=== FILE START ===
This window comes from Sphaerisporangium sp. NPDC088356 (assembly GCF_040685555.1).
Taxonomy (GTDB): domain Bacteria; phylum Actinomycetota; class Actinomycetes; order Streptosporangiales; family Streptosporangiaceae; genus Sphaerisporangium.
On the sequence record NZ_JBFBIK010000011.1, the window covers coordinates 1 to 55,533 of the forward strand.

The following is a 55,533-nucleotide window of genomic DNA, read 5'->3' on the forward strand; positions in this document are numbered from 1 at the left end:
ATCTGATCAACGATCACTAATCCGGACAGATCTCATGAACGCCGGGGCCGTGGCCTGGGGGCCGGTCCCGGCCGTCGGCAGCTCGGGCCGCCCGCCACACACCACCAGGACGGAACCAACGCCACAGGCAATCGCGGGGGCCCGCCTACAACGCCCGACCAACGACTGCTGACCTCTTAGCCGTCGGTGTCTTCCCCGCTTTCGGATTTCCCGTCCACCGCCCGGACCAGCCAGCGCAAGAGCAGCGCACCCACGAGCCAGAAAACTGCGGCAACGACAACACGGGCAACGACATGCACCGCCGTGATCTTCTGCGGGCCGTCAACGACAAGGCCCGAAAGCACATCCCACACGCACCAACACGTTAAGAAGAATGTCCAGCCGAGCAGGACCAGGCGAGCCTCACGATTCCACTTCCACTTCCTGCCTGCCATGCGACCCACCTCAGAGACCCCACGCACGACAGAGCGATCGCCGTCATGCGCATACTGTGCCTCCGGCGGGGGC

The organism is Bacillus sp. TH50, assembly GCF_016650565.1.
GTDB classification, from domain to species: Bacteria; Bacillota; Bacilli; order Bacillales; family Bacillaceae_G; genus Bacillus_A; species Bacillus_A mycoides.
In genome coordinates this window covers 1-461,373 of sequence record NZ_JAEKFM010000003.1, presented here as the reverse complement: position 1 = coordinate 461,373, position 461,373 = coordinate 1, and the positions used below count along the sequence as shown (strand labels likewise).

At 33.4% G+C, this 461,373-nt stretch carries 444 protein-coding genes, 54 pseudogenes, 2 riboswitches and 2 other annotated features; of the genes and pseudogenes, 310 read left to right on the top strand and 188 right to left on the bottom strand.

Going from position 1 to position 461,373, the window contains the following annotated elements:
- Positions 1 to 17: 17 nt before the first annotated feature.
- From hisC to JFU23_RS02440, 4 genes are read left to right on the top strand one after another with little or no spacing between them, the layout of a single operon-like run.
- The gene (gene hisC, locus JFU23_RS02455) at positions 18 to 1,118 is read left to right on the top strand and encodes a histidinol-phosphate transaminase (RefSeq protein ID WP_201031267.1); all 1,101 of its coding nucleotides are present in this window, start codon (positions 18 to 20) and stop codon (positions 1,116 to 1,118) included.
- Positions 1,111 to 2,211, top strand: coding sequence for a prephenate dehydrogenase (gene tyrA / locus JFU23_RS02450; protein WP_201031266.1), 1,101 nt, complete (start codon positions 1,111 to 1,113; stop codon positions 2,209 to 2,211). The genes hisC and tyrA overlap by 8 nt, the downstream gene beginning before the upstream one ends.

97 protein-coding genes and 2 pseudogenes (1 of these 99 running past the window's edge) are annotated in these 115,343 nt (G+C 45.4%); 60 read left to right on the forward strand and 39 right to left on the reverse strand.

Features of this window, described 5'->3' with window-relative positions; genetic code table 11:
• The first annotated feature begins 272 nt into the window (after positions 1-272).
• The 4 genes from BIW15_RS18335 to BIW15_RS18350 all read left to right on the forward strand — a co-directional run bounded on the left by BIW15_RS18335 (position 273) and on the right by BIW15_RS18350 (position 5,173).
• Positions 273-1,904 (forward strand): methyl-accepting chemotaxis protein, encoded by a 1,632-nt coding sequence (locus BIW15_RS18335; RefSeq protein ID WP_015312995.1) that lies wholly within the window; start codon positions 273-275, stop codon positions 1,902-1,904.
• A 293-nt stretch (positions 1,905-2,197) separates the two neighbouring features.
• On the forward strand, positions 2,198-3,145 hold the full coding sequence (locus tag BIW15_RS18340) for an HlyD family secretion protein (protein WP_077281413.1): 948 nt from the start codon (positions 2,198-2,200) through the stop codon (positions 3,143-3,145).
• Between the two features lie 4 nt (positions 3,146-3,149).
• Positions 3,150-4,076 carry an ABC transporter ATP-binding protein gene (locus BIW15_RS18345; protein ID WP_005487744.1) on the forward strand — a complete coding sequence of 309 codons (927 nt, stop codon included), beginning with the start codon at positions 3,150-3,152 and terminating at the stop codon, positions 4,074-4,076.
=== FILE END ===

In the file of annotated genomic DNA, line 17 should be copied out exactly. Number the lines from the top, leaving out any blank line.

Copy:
• The first annotated feature begins 272 nt into the window (after positions 1-272).